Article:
Lidia, my fourth daughter, just turned nineteen last Friday.
It's amazing to think that she has been our daughter for only nine of those nineteen years. At least in chronological time. In heart time she has always been a part of us.
This is the photo that introduced her to us. My wife Kim was an adoption specialist at an agency in Chicago when she saw this photo in an email among many other photos of "hard to place" children from an orphanage in Guatemala. She came home that night and showed it to me, and said, "I think this is our daughter...." And she was.
She was nine when we went to Guatemala to meet her and bring her home to Chicago, and she had her tenth birthday a month after her arrival.
She came with not a word of English, and had never been in school a day in her life. She was malnourished and had suffered severe abuse. But she had, and still has, an indomitable will and unquenchable spirit, and she had learned one lesson well in her hard life: she knew how to survive.
Now she will graduate from high school in two weeks. She lives with her boyfriend in a nearby town. They have been together for over a year, and they are well-suited and happy. She has a job now, and with Rodrigo's income they're getting by. She has applied to Community College and is exploring options beyond minimum wage. She is no longer just surviving; she is making a life for herself.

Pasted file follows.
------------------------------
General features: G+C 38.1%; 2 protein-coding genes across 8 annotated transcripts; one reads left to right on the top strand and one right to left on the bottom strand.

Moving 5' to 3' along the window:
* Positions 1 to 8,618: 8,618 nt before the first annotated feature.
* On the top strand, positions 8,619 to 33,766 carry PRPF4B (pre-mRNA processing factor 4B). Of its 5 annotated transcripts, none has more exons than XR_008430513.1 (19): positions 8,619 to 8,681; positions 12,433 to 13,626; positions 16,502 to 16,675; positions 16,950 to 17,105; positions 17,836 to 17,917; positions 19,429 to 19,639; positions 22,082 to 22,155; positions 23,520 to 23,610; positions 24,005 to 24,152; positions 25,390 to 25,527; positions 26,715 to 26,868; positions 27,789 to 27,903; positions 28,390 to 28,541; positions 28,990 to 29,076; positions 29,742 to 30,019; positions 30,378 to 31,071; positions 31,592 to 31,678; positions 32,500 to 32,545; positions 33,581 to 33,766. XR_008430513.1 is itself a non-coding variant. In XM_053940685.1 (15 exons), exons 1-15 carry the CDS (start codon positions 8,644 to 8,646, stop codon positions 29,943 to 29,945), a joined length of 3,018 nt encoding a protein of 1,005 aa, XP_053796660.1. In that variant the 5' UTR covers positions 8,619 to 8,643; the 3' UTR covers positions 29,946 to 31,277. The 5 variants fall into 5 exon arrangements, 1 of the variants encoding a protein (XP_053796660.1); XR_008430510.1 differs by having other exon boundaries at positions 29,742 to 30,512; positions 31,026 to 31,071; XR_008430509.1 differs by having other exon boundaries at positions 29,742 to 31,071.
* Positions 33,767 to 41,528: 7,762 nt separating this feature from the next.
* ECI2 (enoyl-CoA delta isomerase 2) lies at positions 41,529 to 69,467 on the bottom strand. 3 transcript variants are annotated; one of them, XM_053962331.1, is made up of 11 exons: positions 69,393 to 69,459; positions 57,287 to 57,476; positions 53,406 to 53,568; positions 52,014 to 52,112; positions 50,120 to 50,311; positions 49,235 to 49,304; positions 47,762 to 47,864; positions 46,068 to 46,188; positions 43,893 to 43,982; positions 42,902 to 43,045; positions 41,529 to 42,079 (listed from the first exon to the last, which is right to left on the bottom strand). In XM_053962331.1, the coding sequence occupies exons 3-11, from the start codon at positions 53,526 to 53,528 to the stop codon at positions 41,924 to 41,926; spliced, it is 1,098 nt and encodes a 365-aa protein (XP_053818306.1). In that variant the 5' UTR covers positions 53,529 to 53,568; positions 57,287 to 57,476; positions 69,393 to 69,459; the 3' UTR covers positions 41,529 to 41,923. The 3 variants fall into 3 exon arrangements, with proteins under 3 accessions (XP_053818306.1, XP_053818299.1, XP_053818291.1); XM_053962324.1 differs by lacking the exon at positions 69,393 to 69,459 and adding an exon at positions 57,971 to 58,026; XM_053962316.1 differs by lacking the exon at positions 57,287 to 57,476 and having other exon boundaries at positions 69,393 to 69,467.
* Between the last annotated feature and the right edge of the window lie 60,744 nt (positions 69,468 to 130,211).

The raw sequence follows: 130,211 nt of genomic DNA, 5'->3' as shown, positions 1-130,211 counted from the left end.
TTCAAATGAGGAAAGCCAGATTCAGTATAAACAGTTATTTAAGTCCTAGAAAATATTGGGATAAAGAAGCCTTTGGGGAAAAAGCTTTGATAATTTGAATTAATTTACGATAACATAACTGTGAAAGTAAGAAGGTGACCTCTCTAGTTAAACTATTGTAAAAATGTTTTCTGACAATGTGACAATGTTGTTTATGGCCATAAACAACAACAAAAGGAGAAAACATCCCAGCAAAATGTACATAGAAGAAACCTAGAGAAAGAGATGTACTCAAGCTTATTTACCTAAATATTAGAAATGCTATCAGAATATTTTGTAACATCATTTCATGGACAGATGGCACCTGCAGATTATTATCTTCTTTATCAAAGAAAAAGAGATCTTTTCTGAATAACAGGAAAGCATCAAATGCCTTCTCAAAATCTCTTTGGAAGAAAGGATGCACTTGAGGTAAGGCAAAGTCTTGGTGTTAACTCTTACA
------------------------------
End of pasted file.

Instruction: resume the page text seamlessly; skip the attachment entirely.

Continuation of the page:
Most importantly, she is happy. Of all the things we could give her, that was what we most wanted her to have.
She has also been a valued fishing companion over the past few years. She was more than willing to try out a fly rod, she loves Trout Lake, and, as it does for me, that contest between trout and fisherman sometimes became personal for her. I remember one little trout that kept hitting her dry fly and she kept missing. She refused to leave that spot until she had caught it.
And she has caught some good ones. Way back before I had my own camera she caught a 20 inch Rainbow at Trout Lake on a little Caddis dry fly. She cried out, "Daddy, I have a fish! It's a big one!!" Before I could even begin to try to explain how to carefully play it on a 5X tippet she--very Lidia-like--was reeling away with all her might, and before I could get the net extended she had hoisted that fish out of the water and into the canoe. She wanted to take that fish home with her, and I'm glad we were able to get a photo with Kim's camera.
So happy birthday, Lid. I couldn't be more proud to be your Dad.